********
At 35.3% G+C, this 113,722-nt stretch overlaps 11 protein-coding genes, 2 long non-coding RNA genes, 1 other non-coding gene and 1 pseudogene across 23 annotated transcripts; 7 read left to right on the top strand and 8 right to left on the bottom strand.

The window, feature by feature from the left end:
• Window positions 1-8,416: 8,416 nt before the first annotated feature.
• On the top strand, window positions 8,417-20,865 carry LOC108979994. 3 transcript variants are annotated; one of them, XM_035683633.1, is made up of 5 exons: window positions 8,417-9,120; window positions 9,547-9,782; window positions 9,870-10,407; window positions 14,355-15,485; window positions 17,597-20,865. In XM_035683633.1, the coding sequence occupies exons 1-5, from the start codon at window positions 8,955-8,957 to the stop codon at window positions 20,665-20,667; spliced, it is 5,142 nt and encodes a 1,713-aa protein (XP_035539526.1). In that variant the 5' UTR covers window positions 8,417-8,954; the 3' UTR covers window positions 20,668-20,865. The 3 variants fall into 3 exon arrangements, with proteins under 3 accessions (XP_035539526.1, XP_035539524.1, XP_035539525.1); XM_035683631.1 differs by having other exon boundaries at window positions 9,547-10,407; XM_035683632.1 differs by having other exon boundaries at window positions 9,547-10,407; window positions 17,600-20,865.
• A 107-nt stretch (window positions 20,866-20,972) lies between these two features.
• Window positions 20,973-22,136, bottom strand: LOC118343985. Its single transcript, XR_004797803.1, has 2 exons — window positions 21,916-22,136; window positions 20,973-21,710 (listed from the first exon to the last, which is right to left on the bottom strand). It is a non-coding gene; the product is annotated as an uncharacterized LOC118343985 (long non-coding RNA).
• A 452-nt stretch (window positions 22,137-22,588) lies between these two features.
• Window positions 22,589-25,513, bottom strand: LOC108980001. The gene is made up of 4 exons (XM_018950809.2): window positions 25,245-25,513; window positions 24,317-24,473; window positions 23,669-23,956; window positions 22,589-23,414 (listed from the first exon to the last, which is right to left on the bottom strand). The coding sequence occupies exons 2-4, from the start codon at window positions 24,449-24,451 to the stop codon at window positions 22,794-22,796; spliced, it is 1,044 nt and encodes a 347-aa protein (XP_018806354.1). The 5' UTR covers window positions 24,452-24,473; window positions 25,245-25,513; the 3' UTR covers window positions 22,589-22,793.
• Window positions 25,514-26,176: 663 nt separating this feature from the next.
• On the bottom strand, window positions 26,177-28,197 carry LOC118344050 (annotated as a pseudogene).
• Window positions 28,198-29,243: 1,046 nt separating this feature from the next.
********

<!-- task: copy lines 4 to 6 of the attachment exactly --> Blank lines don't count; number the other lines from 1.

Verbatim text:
• On the top strand, window positions 8,417-20,865 carry LOC108979994. 3 transcript variants are annotated; one of them, XM_035683633.1, is made up of 5 exons: window positions 8,417-9,120; window positions 9,547-9,782; window positions 9,870-10,407; window positions 14,355-15,485; window positions 17,597-20,865. In XM_035683633.1, the coding sequence occupies exons 1-5, from the start codon at window positions 8,955-8,957 to the stop codon at window positions 20,665-20,667; spliced, it is 5,142 nt and encodes a 1,713-aa protein (XP_035539526.1). In that variant the 5' UTR covers window positions 8,417-8,954; the 3' UTR covers window positions 20,668-20,865. The 3 variants fall into 3 exon arrangements, with proteins under 3 accessions (XP_035539526.1, XP_035539524.1, XP_035539525.1); XM_035683631.1 differs by having other exon boundaries at window positions 9,547-10,407; XM_035683632.1 differs by having other exon boundaries at window positions 9,547-10,407; window positions 17,600-20,865.
• A 107-nt stretch (window positions 20,866-20,972) lies between these two features.
• Window positions 20,973-22,136, bottom strand: LOC118343985. Its single transcript, XR_004797803.1, has 2 exons — window positions 21,916-22,136; window positions 20,973-21,710 (listed from the first exon to the last, which is right to left on the bottom strand). It is a non-coding gene; the product is annotated as an uncharacterized LOC118343985 (long non-coding RNA).